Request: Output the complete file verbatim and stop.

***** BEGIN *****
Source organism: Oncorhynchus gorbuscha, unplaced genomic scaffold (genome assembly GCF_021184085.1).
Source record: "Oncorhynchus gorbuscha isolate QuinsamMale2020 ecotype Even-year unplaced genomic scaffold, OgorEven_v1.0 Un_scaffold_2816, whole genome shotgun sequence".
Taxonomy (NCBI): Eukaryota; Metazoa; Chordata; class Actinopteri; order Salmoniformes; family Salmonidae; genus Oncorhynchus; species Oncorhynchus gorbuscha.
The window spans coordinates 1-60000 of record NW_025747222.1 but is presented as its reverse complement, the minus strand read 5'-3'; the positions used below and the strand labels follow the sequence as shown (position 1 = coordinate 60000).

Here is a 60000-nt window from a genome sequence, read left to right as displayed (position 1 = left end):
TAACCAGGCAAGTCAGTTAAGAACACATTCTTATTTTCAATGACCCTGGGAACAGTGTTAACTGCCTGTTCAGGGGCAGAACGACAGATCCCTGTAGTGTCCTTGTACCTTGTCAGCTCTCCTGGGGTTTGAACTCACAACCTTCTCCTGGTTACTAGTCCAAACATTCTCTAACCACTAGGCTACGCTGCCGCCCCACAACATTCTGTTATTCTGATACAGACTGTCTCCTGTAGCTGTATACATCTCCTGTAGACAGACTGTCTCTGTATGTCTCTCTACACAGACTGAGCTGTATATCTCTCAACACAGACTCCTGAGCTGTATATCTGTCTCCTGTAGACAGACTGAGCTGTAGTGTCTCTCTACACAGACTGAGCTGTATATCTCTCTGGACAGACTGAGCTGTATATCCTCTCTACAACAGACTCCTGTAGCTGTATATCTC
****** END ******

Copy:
Source organism: Oncorhynchus gorbuscha, unplaced genomic scaffold (genome assembly GCF_021184085.1).
Source record: "Oncorhynchus gorbuscha isolate QuinsamMale2020 ecotype Even-year unplaced genomic scaffold, OgorEven_v1.0 Un_scaffold_2816, whole genome shotgun sequence".
Taxonomy (NCBI): Eukaryota; Metazoa; Chordata; class Actinopteri; order Salmoniformes; family Salmonidae; genus Oncorhynchus; species Oncorhynchus gorbuscha.
The window spans coordinates 1-60000 of record NW_025747222.1 but is presented as its reverse complement, the minus strand read 5'-3'; the positions used below and the strand labels follow the sequence as shown (position 1 = coordinate 60000).

Here is a 60000-nt window from a genome sequence, read left to right as displayed (position 1 = left end):
TAACCAGGCAAGTCAGTTAAGAACACATTCTTATTTTCAATGACCCTGGGAACAGTGTTAACTGCCTGTTCAGGGGCAGAACGACAGATCCCTGTAGTGTCCTTGTACCTTGTCAGCTCTCCTGGGGTTTGAACTCACAACCTTCTCCTGGTTACTAGTCCAAACATTCTCTAACCACTAGGCTACGCTGCCGCCCCACAACATTCTGTTATTCTGATACAGACTGTCTCCTGTAGCTGTATACATCTCCTGTAGACAGACTGTCTCTGTATGTCTCTCTACACAGACTGAGCTGTATATCTCTCAACACAGACTCCTGAGCTGTATATCTGTCTCCTGTAGACAGACTGAGCTGTAGTGTCTCTCTACACAGACTGAGCTGTATATCTCTCTGGACAGACTGAGCTGTATATCCTCTCTACAACAGACTCCTGTAGCTGTATATCTC